PPD Awareness Month: Mom Gets Real About Postpartum Depression, Shows How Life's Not Always 'Facebook Ready'

May has been declared as the Postpartum Depression Awareness Month and this mommy is telling the world how it really is.

According to Romper, mom Kathy DiVincenzo has the perfect story to tell. DiVincenzo took the time to create a photo series that shows how postpartum depression affected her.

The photo shows a ragged DiVincenzo together with her daughter and baby in a messy room. The first photo shows DiVincenzo wearing a scruffy ponytail as her daughter is dressed up like a princess. DiVincenzo even showed her mommy tummy to show that whenever mothers have postpartum depression is a very low feeling for mothers.

"Chances are, you're feeling pretty uncomfortable right now (trust me I am too). I'm going to challenge you to push past the discomfort society has placed on postpartum mental illness and hear me out."
Mom opens up about PPD [Photo via Kathy DiVincenzo/Danielle Fantis Photography/Facebook]
Mom opens up about PPD [Image by Kathy DiVincenzo/Danielle Fantis Photography/Facebook]

DiVincenzo then showed the second photo which seemed to be picture-perfect. She's dressed is a white tee and distressed jeans with the room all cleared up. Her daughter has dolls and is looking up to her. It feels like the "perfect" day to be a mom.

"May has been declared Postpartum Depression Awareness Month and as someone with diagnosed postpartum depression, anxiety, and OCD I feel like it's time to show you what that can really look like, not just the side of me that's 'Facebook worthy.'"
DiVincenzo shares that the "truth" is that both of these photos represent her life "depending on the day." She said that she does not usually share this vulnerable side of her motherhood, but she feels like it would be "pretending" if she would not share it with the world.
"We need to stop assuming that the postpartum period is always euphoric, because for 1 in 7 it's not. We need to start asking new parents how they're doing in a deeper way than the normal, 'so how are you doing?' that triggers the knee jerk, 'everything's great!' response. We need to learn the signs, symptoms, risk factors, and support plans for postpartum conditions."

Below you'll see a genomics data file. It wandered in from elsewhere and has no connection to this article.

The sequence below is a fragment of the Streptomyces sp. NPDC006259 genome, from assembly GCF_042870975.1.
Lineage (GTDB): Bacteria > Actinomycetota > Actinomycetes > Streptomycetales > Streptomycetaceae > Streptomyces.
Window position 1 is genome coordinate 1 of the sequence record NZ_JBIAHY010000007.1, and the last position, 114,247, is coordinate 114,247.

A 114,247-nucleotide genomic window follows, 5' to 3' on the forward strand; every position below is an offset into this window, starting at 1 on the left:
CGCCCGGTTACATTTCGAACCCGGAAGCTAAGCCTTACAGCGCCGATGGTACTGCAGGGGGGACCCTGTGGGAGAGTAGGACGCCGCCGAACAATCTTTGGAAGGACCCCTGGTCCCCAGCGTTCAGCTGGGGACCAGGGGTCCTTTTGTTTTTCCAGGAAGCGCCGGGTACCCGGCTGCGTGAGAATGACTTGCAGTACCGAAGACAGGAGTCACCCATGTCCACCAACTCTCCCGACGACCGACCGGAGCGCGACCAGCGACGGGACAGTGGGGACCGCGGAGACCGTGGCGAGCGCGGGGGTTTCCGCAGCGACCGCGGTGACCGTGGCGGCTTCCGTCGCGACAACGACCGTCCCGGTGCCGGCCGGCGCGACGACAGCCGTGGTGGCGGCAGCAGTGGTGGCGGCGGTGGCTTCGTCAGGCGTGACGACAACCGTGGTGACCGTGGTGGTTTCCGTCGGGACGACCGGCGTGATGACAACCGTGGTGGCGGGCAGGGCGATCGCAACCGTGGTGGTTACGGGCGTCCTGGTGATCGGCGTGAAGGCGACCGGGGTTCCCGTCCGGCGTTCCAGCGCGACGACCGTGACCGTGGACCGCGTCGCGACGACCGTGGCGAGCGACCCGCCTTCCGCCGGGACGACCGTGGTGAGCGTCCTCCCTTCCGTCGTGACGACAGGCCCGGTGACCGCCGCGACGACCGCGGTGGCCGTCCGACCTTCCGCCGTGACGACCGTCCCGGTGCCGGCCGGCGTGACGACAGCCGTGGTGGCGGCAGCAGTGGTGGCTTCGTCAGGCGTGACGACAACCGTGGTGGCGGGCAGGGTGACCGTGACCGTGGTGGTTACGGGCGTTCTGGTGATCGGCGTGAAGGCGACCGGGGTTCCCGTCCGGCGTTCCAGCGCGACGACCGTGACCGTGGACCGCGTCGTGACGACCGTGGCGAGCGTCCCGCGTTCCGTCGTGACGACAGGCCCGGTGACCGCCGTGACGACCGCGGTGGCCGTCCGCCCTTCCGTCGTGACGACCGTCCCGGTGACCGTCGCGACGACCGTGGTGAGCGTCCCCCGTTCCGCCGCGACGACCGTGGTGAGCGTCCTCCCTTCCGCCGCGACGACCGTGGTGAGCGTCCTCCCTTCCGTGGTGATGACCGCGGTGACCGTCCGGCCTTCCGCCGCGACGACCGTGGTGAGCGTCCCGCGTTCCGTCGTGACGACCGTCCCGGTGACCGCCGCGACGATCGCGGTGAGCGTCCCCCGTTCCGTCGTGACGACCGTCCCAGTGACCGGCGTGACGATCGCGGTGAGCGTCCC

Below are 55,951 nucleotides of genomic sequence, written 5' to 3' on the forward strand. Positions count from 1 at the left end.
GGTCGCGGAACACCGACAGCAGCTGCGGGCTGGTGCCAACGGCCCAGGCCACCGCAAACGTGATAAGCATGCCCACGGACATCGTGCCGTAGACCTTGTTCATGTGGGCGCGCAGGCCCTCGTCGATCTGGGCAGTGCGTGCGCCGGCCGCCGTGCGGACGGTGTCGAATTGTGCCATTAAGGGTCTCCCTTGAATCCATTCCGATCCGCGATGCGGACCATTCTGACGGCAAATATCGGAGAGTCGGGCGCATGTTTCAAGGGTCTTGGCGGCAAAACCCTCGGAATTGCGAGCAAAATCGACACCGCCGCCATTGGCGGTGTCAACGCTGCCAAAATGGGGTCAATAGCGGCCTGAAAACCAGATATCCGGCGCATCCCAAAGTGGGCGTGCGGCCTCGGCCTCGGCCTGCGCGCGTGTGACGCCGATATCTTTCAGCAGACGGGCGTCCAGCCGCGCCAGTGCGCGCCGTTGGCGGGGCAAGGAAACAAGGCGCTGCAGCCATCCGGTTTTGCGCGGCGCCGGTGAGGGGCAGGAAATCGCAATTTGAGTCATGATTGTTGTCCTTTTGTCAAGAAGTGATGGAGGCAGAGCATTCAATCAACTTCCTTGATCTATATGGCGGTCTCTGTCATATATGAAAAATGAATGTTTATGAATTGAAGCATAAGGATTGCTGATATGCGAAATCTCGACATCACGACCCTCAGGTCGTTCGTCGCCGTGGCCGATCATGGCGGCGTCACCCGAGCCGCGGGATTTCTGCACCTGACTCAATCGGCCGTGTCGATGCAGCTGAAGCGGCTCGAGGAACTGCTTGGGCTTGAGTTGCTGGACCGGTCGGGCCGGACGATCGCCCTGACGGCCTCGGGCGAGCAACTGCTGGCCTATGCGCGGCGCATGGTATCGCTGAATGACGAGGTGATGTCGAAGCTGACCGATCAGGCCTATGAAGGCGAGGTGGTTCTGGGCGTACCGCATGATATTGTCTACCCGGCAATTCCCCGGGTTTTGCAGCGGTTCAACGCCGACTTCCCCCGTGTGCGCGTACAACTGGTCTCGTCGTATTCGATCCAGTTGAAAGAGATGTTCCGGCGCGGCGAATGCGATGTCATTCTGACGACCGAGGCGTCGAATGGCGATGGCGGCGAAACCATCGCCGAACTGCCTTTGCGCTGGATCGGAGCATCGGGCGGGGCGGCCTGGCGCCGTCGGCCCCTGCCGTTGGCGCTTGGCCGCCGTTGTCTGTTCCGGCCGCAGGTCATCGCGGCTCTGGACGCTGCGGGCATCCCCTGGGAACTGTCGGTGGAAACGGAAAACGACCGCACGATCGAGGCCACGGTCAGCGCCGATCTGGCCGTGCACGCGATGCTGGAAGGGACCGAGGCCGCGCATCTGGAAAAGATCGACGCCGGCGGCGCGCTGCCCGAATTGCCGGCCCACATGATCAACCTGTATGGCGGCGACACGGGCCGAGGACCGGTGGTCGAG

DiVincenzo also started the hashtag #EndTheSilence to encourage parents to have healthy conversations with their peers and families.

According to Huffington Post, about 20 percent of mothers undergo and experience "maternal mental health complication like postpartum depression" and "others will suffer from anxiety or even the very rare but serious postpartum psychosis."

APA has listed a couple of warning signs to know of mothers or people who know mothers may have PPD. Here is the list:

  • A loss of pleasure/interest in things you previously enjoyed, including sex
  • Eating much more/much less than usual
  • Anxiety felt all or most of the time (or panic attacks)
  • Excessive irritability or anger — mood swings
  • Crying uncontrollably for long periods of time
  • Changes in sleep patterns: the inability to sleep/sleeping too much, or a difficulty falling or remaining asleep
  • Lack of interest in the baby, family, and friends
  • Difficulty with concentrating, recalling details, or making decisions
  • Thoughts of hurting yourself or the baby
Mother Experincing PPD [Photo by sturti/iStock]
Mother Experiencing PPD [Image by sturti/iStock]

APA added that in some conditions PPD lasts for more than two weeks. In this case, mothers may need to seek professional help.

Maureen Fura, another brave mother sharing her PPD experience, said that mothers with PPD often feel like they are "bad moms." This feeling of shame can cloud mothers' emotional stability.

Anxiety is also a part of the equation. Fura said that aside from insomnia, too much worrying can lead to unhealthy thought streams throughout the day: "How much milk does she have?" "Did I change her diaper?" "I have to clean the house; I have to clean the house…"

Ultimately PPD is not an uncommon phase for mothers. For those who are seeking help or you know someone who may need help, you can follow these hotlines:

  • National Suicide Prevention Lifeline: 1-800-273-8255
  • Crisis Text Line: text HELLO to 741-741
[Feature Image by Kathy DiVincenzo/Danielle Fantis Photography/Facebook]